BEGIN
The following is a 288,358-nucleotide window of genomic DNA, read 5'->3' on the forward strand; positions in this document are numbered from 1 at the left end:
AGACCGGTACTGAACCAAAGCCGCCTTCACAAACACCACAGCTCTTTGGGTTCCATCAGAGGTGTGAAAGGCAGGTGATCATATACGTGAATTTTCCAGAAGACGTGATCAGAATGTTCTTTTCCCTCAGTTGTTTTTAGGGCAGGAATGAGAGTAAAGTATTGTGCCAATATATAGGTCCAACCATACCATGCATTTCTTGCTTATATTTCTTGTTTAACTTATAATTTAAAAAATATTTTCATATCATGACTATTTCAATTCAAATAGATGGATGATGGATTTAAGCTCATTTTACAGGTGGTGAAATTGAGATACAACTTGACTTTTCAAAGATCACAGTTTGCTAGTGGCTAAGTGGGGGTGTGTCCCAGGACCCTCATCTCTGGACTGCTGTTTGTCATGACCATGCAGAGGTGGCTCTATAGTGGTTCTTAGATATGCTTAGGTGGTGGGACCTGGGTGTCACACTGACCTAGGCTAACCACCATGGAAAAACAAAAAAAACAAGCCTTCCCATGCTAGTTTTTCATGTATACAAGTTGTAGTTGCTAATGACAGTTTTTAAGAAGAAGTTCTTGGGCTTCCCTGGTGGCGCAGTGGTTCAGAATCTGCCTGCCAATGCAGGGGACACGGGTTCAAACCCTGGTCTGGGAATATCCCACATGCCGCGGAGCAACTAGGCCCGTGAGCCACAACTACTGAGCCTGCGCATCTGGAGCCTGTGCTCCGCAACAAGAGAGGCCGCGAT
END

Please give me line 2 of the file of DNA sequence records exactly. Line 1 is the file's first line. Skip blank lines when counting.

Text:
AGACCGGTACTGAACCAAAGCCGCCTTCACAAACACCACAGCTCTTTGGGTTCCATCAGAGGTGTGAAAGGCAGGTGATCATATACGTGAATTTTCCAGAAGACGTGATCAGAATGTTCTTTTCCCTCAGTTGTTTTTAGGGCAGGAATGAGAGTAAAGTATTGTGCCAATATATAGGTCCAACCATACCATGCATTTCTTGCTTATATTTCTTGTTTAACTTATAATTTAAAAAATATTTTCATATCATGACTATTTCAATTCAAATAGATGGATGATGGATTTAAGCTCATTTTACAGGTGGTGAAATTGAGATACAACTTGACTTTTCAAAGATCACAGTTTGCTAGTGGCTAAGTGGGGGTGTGTCCCAGGACCCTCATCTCTGGACTGCTGTTTGTCATGACCATGCAGAGGTGGCTCTATAGTGGTTCTTAGATATGCTTAGGTGGTGGGACCTGGGTGTCACACTGACCTAGGCTAACCACCATGGAAAAACAAAAAAAACAAGCCTTCCCATGCTAGTTTTTCATGTATACAAGTTGTAGTTGCTAATGACAGTTTTTAAGAAGAAGTTCTTGGGCTTCCCTGGTGGCGCAGTGGTTCAGAATCTGCCTGCCAATGCAGGGGACACGGGTTCAAACCCTGGTCTGGGAATATCCCACATGCCGCGGAGCAACTAGGCCCGTGAGCCACAACTACTGAGCCTGCGCATCTGGAGCCTGTGCTCCGCAACAAGAGAGGCCGCGAT